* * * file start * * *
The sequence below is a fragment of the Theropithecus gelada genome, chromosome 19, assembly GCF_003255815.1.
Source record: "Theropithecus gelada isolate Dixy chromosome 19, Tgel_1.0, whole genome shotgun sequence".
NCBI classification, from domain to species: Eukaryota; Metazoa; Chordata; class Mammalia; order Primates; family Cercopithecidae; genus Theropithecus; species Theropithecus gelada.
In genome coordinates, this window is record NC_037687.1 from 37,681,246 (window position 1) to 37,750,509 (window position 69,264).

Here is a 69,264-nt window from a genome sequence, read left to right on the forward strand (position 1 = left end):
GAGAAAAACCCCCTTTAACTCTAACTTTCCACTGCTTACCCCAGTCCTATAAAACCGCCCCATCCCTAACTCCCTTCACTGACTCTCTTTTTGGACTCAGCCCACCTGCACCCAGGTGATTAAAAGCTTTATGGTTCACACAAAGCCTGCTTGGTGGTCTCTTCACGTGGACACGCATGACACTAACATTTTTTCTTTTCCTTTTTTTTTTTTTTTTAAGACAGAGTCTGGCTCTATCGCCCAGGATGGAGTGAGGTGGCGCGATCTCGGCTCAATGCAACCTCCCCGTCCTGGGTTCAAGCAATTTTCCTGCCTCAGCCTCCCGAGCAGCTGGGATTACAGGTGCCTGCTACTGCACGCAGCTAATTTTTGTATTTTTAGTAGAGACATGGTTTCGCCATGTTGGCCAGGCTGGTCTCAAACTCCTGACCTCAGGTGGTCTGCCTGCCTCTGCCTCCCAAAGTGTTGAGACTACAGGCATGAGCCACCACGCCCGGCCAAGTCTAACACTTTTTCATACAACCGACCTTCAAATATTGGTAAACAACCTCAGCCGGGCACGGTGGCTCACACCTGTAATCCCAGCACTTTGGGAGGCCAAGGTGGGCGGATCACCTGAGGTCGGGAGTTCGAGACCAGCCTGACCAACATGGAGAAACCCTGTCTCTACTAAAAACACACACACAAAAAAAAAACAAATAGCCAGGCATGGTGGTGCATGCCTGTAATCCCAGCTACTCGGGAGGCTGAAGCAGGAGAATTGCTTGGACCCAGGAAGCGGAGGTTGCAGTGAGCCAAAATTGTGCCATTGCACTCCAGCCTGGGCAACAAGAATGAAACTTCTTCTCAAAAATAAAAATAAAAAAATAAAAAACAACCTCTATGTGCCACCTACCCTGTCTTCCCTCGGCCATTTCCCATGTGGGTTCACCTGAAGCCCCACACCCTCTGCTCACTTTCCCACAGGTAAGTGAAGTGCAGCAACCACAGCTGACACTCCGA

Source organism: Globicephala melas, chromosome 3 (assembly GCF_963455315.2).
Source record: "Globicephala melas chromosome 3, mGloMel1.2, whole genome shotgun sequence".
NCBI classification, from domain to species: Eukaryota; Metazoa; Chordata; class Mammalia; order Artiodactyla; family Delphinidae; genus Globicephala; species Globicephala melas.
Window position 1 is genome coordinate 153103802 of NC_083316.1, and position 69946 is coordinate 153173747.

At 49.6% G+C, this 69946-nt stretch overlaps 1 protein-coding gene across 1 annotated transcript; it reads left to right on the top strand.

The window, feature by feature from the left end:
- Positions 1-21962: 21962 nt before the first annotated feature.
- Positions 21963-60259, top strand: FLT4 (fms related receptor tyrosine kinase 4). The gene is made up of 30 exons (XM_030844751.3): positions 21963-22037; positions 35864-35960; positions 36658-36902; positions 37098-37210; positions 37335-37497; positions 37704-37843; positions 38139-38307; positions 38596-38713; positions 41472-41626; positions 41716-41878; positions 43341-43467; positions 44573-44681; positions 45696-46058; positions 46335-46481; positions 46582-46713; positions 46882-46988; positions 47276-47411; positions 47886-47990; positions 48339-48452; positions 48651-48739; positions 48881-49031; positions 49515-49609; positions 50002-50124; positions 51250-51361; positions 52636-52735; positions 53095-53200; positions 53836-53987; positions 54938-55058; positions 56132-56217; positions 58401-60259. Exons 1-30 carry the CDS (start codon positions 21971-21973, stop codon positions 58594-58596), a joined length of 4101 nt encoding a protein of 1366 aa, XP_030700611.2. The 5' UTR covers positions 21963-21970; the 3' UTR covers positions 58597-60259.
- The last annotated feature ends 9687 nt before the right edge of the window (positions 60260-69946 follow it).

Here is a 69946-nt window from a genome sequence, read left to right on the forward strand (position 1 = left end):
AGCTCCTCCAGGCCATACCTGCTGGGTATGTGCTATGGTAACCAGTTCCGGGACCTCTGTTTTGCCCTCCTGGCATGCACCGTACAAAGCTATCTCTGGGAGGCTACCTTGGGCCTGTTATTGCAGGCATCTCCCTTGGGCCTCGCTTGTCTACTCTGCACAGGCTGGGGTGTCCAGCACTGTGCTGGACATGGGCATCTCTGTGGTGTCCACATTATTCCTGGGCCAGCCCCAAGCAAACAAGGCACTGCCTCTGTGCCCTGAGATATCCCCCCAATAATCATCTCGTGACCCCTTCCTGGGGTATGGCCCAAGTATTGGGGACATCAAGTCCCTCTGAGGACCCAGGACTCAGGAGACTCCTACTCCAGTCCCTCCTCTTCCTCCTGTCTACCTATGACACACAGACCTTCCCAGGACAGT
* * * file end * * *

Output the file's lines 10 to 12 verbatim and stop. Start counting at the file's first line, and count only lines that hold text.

Window position 1 is genome coordinate 153103802 of NC_083316.1, and position 69946 is coordinate 153173747.

At 49.6% G+C, this 69946-nt stretch overlaps 1 protein-coding gene across 1 annotated transcript; it reads left to right on the top strand.

The window, feature by feature from the left end: